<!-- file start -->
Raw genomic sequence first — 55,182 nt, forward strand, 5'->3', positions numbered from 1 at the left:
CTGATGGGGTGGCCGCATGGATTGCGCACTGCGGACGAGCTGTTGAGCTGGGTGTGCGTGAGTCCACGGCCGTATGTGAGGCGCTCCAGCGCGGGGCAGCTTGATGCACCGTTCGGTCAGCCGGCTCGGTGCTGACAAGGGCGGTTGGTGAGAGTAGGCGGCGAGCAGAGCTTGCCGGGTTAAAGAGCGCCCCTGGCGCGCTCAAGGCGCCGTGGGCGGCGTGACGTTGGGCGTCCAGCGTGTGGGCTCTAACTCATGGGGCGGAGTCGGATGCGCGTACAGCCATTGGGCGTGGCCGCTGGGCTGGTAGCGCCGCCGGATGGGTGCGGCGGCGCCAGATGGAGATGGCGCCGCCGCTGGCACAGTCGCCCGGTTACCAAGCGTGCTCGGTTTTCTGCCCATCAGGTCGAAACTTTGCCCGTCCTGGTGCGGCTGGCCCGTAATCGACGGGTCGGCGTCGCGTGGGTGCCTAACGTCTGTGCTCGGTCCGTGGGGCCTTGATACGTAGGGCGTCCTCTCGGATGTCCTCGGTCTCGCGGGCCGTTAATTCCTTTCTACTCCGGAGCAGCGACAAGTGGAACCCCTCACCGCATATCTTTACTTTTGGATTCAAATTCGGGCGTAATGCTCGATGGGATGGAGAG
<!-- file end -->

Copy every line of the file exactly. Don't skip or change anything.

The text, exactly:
Raw genomic sequence first — 55,182 nt, forward strand, 5'->3', positions numbered from 1 at the left:
CTGATGGGGTGGCCGCATGGATTGCGCACTGCGGACGAGCTGTTGAGCTGGGTGTGCGTGAGTCCACGGCCGTATGTGAGGCGCTCCAGCGCGGGGCAGCTTGATGCACCGTTCGGTCAGCCGGCTCGGTGCTGACAAGGGCGGTTGGTGAGAGTAGGCGGCGAGCAGAGCTTGCCGGGTTAAAGAGCGCCCCTGGCGCGCTCAAGGCGCCGTGGGCGGCGTGACGTTGGGCGTCCAGCGTGTGGGCTCTAACTCATGGGGCGGAGTCGGATGCGCGTACAGCCATTGGGCGTGGCCGCTGGGCTGGTAGCGCCGCCGGATGGGTGCGGCGGCGCCAGATGGAGATGGCGCCGCCGCTGGCACAGTCGCCCGGTTACCAAGCGTGCTCGGTTTTCTGCCCATCAGGTCGAAACTTTGCCCGTCCTGGTGCGGCTGGCCCGTAATCGACGGGTCGGCGTCGCGTGGGTGCCTAACGTCTGTGCTCGGTCCGTGGGGCCTTGATACGTAGGGCGTCCTCTCGGATGTCCTCGGTCTCGCGGGCCGTTAATTCCTTTCTACTCCGGAGCAGCGACAAGTGGAACCCCTCACCGCATATCTTTACTTTTGGATTCAAATTCGGGCGTAATGCTCGATGGGATGGAGAG